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Late TD lifts Tar Heels over Duke

CHAPEL HILL - The Victory Bell swung back and forth on its pendulum throughout Saturday's gridiron battle between Duke and North Carolina, flipping sides with every game-changing moment. Ultimately, the bell remained in Chapel Hill after UNC's 24-21 victory.

The momentum changed for good with under four minutes left in the contest, with the Blue Devils (1-10, 0-8 in the ACC) up, 21-17. The Tar Heels (5-5, 4-3) faced fourth-and-one at the Duke 31-yard line, and running back Ronnie McGill took a handoff to the right hash, where he met Duke safety Chris Davis and landed perilously close to the first-down marker. The referees brought in the chains and determined that McGill had gained a first down by the nose of the football.

"I don't want to talk too much about the refs, they do their job, just like everybody else did their job," said freshman linebacker Michael Brown, who had 14 tackles on the day. "McGill is a hard runner, and he kept driving his feet, and the refs said he got it, so he got it."

With a fresh set of downs, UNC marched toward the goal line, and McGill ended what he started, pounding it into the endzone and putting his squad up three for good. The junior tailback finished with 168 yards rushing on 28 carries, accounting for more than 40 percent of the Tar Heels' total offense.

After the ensuing kickoff went out of bounds, Duke got the ball back on its own 35 with 1:38 to go. Although freshman Zack Asack had played quarterback the entire game, the Duke coaching staff decided to insert former starter Mike Schneider into the game to run the 2-minute drill. After completing his initial pass for eight yards to Ronnie Elliott, Schneider proceeded to throw his next pass into the hands of UNC linebacker Tommy Richardson, whose interception effectively ended the game.

Blue Devil head coach Ted Roof defended the team's decision to use Schneider, who had not started since Duke's loss to Wake Forest Oct. 29.

"Mike [Schneider] was our two-minute guy," Roof said. "Zack [Asack] has come along, but Mike is more comfortable on the practice field and has produced better in the two-minute."

Asack, who completed 10-of-26 passes for 155 yards and ran for Duke's first score, supported his teammate.

"I have all the faith in Mike Schneider," Asack said. "Every single time I got off the field he was always there, supporting me and helping me with my looks and stuff. He knows what's going on in that two-minute."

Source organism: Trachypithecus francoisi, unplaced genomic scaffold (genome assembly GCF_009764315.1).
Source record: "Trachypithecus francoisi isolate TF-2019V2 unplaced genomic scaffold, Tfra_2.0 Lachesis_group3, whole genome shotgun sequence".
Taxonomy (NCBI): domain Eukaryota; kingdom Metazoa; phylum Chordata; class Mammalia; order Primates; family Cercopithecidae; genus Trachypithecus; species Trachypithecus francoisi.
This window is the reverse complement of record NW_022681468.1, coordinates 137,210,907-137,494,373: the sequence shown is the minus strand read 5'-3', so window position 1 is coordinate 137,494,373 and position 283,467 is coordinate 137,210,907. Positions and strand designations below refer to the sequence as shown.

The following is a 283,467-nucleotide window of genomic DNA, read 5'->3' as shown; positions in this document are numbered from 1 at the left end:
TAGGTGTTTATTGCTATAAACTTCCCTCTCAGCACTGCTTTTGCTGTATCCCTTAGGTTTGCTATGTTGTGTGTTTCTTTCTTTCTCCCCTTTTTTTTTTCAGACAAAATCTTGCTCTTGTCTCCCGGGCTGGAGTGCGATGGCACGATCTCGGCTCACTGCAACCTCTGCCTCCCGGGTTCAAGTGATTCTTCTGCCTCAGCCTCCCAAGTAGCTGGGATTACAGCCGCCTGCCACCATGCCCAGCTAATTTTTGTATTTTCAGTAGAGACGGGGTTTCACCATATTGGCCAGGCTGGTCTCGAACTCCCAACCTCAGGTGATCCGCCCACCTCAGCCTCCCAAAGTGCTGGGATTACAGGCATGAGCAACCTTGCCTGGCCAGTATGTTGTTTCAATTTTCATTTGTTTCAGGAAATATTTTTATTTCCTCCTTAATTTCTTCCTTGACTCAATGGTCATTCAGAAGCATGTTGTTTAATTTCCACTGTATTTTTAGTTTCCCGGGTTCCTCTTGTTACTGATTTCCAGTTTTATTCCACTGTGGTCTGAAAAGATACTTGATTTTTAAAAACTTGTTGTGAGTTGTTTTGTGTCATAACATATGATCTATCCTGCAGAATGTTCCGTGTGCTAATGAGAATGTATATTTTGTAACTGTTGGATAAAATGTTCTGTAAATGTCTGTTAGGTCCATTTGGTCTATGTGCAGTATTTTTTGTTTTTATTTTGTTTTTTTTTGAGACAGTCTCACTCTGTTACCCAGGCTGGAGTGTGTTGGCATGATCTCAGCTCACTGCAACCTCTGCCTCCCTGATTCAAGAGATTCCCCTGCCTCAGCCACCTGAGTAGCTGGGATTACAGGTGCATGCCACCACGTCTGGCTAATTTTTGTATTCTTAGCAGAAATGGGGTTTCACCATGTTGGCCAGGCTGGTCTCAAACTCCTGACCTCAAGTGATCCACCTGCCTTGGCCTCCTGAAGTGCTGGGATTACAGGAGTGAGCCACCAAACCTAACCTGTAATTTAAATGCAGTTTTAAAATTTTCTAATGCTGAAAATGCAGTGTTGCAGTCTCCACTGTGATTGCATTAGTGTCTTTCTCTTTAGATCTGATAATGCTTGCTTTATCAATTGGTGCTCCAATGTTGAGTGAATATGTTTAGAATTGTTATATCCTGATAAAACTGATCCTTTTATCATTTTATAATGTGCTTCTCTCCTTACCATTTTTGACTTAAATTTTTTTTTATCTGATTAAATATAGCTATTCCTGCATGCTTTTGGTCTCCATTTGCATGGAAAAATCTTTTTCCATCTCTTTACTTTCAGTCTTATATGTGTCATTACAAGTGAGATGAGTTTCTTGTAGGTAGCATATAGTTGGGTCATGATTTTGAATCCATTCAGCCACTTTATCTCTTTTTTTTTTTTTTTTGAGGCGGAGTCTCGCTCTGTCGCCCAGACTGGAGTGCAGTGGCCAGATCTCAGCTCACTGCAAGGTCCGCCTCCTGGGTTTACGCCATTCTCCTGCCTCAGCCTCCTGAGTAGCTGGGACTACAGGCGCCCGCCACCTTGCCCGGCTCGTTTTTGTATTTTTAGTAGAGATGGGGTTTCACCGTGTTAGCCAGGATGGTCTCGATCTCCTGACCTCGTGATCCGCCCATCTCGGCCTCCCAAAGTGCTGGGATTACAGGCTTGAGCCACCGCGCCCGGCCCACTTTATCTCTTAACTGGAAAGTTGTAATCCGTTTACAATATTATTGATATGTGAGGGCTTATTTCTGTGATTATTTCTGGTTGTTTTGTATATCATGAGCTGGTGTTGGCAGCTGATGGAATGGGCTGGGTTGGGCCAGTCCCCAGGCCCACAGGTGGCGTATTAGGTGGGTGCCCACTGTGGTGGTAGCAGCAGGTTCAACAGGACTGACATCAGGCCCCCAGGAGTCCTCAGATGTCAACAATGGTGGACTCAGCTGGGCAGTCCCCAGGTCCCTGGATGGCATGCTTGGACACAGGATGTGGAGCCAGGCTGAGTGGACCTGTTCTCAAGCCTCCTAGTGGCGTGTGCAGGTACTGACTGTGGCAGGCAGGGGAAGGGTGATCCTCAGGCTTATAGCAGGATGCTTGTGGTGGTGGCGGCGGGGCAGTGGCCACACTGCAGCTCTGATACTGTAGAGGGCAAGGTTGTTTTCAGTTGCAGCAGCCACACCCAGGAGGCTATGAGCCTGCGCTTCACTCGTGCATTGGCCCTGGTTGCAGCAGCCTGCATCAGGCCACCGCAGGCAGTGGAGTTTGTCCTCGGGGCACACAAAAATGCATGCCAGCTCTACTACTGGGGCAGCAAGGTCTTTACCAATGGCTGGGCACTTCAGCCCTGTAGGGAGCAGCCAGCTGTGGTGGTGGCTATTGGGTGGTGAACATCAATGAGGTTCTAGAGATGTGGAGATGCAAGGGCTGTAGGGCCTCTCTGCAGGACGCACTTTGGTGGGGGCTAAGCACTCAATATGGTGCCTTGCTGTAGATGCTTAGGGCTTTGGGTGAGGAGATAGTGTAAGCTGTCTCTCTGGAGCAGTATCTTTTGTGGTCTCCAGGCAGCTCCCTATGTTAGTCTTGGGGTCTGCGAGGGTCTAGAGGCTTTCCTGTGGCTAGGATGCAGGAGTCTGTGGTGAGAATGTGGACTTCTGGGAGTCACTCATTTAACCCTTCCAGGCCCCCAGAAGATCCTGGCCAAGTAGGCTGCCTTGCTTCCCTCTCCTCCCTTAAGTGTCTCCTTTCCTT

Although the Duke defense could not stop McGill at the end, the unit was responsible for keeping the Blue Devils close the whole game. Senior Phillip Alexander and junior Jeramy Edwards created early opportunities by forcing first-quarter fumbles, both recovered by Duke. Brown led the attack on the UNC backfield, contributing three tackles-for-loss and one of the team's five sacks. With his effort, Brown ended the season leading the Blue Devils, as well as all Division 1-A freshmen, with 92 tackles.

"It feels good on the inside, but there's always a greater goal," the linebacker said. "That's what we were going for today. But it definitely feels good to know that I can help out the team in that kind of way."

Down 17-14 at halftime, Brown and the defense shut down the opposing offense throughout the third quarter and into the fourth, waiting for the Blue Devil offense to break through. Beginning a drive with 13:42 to go in the game, Asack and his crew put together 14 plays for 62 yards, setting up a fourth-and-goal from the one-yard line with just over seven minutes to play. Roof gambled and decided to go for the touchdown with backup tailback Re'quan Boyette, a smaller and quicker back replacing injured power runner Justin Boyle. Boyette was stuffed at the line of scrimmage and was unable to convert.

But the defense held UNC to only one yard on the next three plays, forcing the Tar Heels to punt and handing the offense incredible field position at the opposition's 41-yard line. With six minutes to go, Asack completed his first pass to tight end Andy Roland down the right side for 17 yards. On the next snap, Duke ran a reverse but the offensive line collapsed quickly, forcing Asack to pitch the ball to tailback Ronnie Drummer instead of handing it off. Drummer made the play look designed and took it 24 yards for the touchdown, putting the Blue Devils up four with five minutes remaining.

Drummer's successive celebration drew a penalty, enabling UNC to begin their next drive-the game-winning drive-at their own 32 yard-line. In a game with six personal-foul penalties, Roof thought this one was damaging, but not the deciding factor of the game.

"Obviously that penalty, that was 15 yards of field position, which was a critical factor," Roof said. "That's the rule, it's interpreted different game by game, but I don't know what to tell you."

But the coach did know what to say about the pride he had in his players after such a close final game.

"I told them that I was proud of them, and I'm sorry that we didn't send the seniors out with a win," Roof said. "It's tough to empty your tank and come up short on the scoreboard. The way it happened was the last drive there. But I give North Carolina credit because they made plays when they needed to."

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